You generally can’t tell that someone has hearing loss just by looking at them. This can make conversation incredibly awkward and difficult. To curb some a potentially uncomfortable situation, we have compiled this list of do’s and don’ts when talking to someone with hearing loss.
Do face me and make and keep eye contact with me. If I can read lips, I can fill-in pieces of conversations that I may miss.
Don’t talk softly, whisper, or mumble especially if we are somewhere noisy. Loud background noises make it extremely difficult for me to decipher what you are saying.
Do take advantage of texting and email. This is the best way to communicate important information with me.
Don’t expect that I will hear you clearly on a cellphone. Cell mics pick up too much ambient noise.
Do schedules meetings in quiet areas with good lighting and as few as people as possible.
Don’t put me in a situation where hearing is hard, for example: conference calls or group meetings with people spread out.
Don’t assume all people with hearing loss can read lips or sign: Most people with hearing loss actually do not use sign language. So you should never start signing to someone with hearing loss as a way to communicate without asking them if they know how to sign. Similar to sign language, some people with hearing loss read lips, but not everybody does. Lip reading is beneficial to supplement residual hearing. Many people with hearing loss can pick up visual clues even if they are not proficient at lipreading.
Do ask me what accommodations I need.
Insetad of assuming that a person with hearing loss can read lips, find out what accommodations would actually be helpful to them by asking them. Maybe they need to sit closer to the speaker or they do need a sign language interpreter. Hearing loss is not a one size fits all condition and there is no singular solution.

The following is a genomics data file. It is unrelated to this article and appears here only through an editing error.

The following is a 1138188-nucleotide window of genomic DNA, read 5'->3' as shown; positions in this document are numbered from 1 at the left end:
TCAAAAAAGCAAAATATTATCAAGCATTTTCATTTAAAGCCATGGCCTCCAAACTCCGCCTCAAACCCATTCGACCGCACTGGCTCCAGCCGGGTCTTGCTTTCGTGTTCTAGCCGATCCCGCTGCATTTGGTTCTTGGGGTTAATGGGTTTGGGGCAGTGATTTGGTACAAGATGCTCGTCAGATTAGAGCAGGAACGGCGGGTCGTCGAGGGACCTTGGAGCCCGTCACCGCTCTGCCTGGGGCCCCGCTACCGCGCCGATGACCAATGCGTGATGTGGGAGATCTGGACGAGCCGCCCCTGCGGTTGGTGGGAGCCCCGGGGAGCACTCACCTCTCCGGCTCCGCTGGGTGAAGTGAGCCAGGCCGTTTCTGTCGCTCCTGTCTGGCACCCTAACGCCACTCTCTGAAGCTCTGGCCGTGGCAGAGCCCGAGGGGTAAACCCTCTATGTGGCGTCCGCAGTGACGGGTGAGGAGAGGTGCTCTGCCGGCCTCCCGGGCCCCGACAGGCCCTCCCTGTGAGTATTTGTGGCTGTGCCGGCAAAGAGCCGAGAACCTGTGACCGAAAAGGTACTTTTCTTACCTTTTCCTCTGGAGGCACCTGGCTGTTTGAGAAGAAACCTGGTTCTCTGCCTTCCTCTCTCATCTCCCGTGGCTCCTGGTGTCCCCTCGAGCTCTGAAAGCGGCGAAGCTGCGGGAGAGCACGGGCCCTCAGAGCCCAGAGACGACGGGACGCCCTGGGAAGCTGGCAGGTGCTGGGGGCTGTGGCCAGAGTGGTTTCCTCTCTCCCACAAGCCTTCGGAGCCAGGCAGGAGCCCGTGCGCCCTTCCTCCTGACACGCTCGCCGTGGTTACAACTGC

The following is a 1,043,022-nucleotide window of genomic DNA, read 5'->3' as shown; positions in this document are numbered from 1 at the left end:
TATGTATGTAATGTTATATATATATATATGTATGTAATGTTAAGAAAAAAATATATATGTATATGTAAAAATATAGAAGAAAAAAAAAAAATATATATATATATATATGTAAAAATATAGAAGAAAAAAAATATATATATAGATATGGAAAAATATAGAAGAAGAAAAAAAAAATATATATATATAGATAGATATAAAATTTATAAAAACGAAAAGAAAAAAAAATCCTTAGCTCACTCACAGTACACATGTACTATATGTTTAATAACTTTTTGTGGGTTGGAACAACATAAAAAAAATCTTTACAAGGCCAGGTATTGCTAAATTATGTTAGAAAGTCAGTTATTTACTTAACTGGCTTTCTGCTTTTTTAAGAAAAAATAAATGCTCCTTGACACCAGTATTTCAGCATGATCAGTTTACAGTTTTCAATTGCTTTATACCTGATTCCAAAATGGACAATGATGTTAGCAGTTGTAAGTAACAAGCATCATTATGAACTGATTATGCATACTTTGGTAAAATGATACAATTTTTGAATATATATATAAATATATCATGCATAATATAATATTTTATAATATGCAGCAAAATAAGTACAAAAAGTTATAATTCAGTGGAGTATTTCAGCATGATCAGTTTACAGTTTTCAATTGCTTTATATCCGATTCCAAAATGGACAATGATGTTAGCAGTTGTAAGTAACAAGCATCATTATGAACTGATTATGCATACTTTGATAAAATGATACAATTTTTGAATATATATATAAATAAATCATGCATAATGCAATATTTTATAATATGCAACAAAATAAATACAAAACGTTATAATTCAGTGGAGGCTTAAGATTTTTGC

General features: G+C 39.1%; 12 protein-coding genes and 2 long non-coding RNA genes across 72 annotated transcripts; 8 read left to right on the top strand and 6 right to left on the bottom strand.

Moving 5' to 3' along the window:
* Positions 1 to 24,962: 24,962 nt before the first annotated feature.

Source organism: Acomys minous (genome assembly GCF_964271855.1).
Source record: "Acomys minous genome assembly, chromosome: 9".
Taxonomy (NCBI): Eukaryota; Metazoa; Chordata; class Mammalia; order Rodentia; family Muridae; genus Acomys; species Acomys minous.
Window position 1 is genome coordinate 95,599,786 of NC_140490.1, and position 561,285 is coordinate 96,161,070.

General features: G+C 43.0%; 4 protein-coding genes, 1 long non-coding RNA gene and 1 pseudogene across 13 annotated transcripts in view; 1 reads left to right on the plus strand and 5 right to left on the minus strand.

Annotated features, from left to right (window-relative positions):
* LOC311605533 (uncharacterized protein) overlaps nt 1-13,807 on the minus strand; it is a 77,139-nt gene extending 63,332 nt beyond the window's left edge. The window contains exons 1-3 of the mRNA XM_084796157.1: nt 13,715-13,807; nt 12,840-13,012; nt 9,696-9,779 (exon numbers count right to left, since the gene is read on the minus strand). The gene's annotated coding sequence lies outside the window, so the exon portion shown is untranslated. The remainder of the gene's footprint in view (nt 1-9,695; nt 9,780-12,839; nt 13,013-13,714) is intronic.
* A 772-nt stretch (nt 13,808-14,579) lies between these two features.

Do try a different word if I am having difficulty understanding what you are talking about. Or repeat the entire sentence.
Don’t repeat only the word I say I didn’t catch.
Do ask me what specifically I didn’t understand and then try saying it in a different way.
Don’t say never mind, it’s not important or I’ll tell you later if I don’t catch something in a conversation. I deserve the option to decide for myself whether something is important or not.
Do help re-explain what was asked of me if I don’t answer correctly.
Don’t assume turning the volume up or talking louder will help me understand. Increasing the volume is only part of the solution; clarity is also essential. There also comes the point when increasing the volume will actually distort the sound quality. Yelling or over-articulating will not help either because these distort the natural speech rhythm and make lip reading much harder.
Do speak slowly and naturally, there’s no need to shout.
Don’t talk to me in short, simple words like you would to a child. I am a highly capable and intelligent person.Do Smile at me with understanding. Don’t feel sorry for me. I am fabulous.